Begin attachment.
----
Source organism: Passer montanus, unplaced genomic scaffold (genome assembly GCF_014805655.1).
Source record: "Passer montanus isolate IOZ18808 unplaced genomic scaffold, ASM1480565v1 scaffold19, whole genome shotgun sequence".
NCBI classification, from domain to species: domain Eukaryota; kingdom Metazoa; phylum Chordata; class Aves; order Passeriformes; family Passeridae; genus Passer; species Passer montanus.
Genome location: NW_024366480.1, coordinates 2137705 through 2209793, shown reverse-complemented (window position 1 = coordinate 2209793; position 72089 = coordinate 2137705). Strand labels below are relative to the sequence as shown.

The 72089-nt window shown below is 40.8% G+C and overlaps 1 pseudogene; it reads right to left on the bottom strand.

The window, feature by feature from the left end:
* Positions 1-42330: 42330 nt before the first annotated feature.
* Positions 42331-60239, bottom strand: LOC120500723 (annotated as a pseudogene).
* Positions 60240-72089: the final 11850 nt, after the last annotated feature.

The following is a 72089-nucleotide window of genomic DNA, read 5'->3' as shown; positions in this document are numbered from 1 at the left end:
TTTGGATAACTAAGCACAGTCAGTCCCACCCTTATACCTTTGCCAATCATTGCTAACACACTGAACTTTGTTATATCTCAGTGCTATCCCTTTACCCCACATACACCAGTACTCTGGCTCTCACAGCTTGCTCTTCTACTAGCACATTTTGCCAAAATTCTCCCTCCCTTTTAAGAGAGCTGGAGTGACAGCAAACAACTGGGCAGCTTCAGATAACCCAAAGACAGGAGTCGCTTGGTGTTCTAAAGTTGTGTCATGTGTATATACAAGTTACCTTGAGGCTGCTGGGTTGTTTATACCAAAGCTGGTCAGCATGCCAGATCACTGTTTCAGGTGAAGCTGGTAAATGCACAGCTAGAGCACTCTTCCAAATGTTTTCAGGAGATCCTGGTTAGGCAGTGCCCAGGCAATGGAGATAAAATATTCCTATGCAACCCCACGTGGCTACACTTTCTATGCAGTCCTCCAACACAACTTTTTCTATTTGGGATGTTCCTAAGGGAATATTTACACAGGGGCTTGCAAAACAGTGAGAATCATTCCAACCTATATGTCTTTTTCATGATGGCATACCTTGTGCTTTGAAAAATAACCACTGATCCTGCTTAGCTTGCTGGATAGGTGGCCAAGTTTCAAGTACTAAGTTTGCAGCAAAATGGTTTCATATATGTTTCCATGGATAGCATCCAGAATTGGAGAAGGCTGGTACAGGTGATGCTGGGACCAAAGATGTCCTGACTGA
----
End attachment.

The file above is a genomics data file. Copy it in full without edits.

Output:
Source organism: Passer montanus, unplaced genomic scaffold (genome assembly GCF_014805655.1).
Source record: "Passer montanus isolate IOZ18808 unplaced genomic scaffold, ASM1480565v1 scaffold19, whole genome shotgun sequence".
NCBI classification, from domain to species: domain Eukaryota; kingdom Metazoa; phylum Chordata; class Aves; order Passeriformes; family Passeridae; genus Passer; species Passer montanus.
Genome location: NW_024366480.1, coordinates 2137705 through 2209793, shown reverse-complemented (window position 1 = coordinate 2209793; position 72089 = coordinate 2137705). Strand labels below are relative to the sequence as shown.

The 72089-nt window shown below is 40.8% G+C and overlaps 1 pseudogene; it reads right to left on the bottom strand.

The window, feature by feature from the left end:
* Positions 1-42330: 42330 nt before the first annotated feature.
* Positions 42331-60239, bottom strand: LOC120500723 (annotated as a pseudogene).
* Positions 60240-72089: the final 11850 nt, after the last annotated feature.

The following is a 72089-nucleotide window of genomic DNA, read 5'->3' as shown; positions in this document are numbered from 1 at the left end:
TTTGGATAACTAAGCACAGTCAGTCCCACCCTTATACCTTTGCCAATCATTGCTAACACACTGAACTTTGTTATATCTCAGTGCTATCCCTTTACCCCACATACACCAGTACTCTGGCTCTCACAGCTTGCTCTTCTACTAGCACATTTTGCCAAAATTCTCCCTCCCTTTTAAGAGAGCTGGAGTGACAGCAAACAACTGGGCAGCTTCAGATAACCCAAAGACAGGAGTCGCTTGGTGTTCTAAAGTTGTGTCATGTGTATATACAAGTTACCTTGAGGCTGCTGGGTTGTTTATACCAAAGCTGGTCAGCATGCCAGATCACTGTTTCAGGTGAAGCTGGTAAATGCACAGCTAGAGCACTCTTCCAAATGTTTTCAGGAGATCCTGGTTAGGCAGTGCCCAGGCAATGGAGATAAAATATTCCTATGCAACCCCACGTGGCTACACTTTCTATGCAGTCCTCCAACACAACTTTTTCTATTTGGGATGTTCCTAAGGGAATATTTACACAGGGGCTTGCAAAACAGTGAGAATCATTCCAACCTATATGTCTTTTTCATGATGGCATACCTTGTGCTTTGAAAAATAACCACTGATCCTGCTTAGCTTGCTGGATAGGTGGCCAAGTTTCAAGTACTAAGTTTGCAGCAAAATGGTTTCATATATGTTTCCATGGATAGCATCCAGAATTGGAGAAGGCTGGTACAGGTGATGCTGGGACCAAAGATGTCCTGACTGA